Garrett: How you act in public is important because people will form an opinion as to the kind of person you are by observing your manners.
Julie: What was I saying? So, yeah, I think it was this blend of already being in the habit of going to the post office a lot, making things, being delighted by things coming back. And then the zine, zines were just coming up and so I felt like I was plugged into that scene already and it was a very logical, natural thing to do.
Garrett: Sharing. A folktale by Jeff Grimes.
A young couple are holding hands on a walk which follows a dry creek bed. Under a large cottonwood tree they find the dead bodies of a man and woman. The bodies lie lazily next to a clump of tree roots. There are knife cuts on their clothes and skin. Leaves stick to the dead woman's throat. After a long day of talking with police, reporters, friends, and family the young couple go to the man's apartment. He convinces the woman he had been holding hands with to perform oral sex on him. He thinks these words perform oral sex on me. Although he doesn't say them and uses his hands and body movements to do the persuading. The woman's name is Lilia. She shares a distaste for eating with her mother. As a result, their bodies look very much alike. For instance, there is no difference between the size of a mother's lower arm and upper one. The same is true for her daughter. Now Lilia has a man's penis in her mouth. She thinks she hears a teakettle whistling in the distance. The man's name is Jerry. Without opening his eyes he looks outside the room. In the dark there are two children, a boy and a girl. They are holding a sign and smiling.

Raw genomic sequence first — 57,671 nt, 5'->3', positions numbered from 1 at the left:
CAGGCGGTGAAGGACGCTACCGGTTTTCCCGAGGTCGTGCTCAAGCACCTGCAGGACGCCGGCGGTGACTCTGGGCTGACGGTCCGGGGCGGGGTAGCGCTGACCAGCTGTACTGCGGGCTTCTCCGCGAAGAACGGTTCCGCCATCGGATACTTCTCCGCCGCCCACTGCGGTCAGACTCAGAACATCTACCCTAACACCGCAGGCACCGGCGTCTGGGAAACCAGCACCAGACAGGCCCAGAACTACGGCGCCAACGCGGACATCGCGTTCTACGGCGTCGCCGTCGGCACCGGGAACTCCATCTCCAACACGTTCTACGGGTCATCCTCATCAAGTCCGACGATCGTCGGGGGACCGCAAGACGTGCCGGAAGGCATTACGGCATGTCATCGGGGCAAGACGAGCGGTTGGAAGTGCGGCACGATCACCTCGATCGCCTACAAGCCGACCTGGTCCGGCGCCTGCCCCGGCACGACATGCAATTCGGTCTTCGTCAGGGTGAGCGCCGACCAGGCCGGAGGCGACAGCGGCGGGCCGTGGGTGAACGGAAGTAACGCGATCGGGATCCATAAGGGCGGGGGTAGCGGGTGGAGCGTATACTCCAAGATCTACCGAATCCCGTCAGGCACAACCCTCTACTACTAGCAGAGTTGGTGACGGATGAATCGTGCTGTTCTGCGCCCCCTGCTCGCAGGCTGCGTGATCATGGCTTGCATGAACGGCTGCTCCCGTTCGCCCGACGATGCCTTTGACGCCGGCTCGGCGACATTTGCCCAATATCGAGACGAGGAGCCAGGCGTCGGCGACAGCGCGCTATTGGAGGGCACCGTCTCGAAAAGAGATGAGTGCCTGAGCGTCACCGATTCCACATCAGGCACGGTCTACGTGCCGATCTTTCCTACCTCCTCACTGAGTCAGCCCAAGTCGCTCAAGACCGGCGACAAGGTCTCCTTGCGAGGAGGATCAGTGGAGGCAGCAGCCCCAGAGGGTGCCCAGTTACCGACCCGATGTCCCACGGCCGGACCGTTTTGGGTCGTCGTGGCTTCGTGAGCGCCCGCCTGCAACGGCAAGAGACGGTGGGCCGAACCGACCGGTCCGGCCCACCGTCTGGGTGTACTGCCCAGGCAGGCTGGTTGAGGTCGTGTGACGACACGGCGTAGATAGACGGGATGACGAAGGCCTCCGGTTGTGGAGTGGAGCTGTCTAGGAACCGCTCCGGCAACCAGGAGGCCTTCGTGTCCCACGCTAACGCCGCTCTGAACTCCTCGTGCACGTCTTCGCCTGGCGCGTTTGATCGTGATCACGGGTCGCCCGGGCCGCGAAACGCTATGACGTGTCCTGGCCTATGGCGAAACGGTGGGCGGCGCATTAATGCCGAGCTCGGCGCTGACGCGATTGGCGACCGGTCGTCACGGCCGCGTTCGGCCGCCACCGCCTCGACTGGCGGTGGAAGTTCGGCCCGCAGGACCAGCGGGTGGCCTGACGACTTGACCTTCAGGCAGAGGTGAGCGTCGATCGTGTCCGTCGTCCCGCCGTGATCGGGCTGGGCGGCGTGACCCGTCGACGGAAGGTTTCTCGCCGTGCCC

Unknown Male (archive tape): This abstraction, called Caprolan Number One is not a painting and it's not on campus. It's printed on Caprolan nylon and can be worn.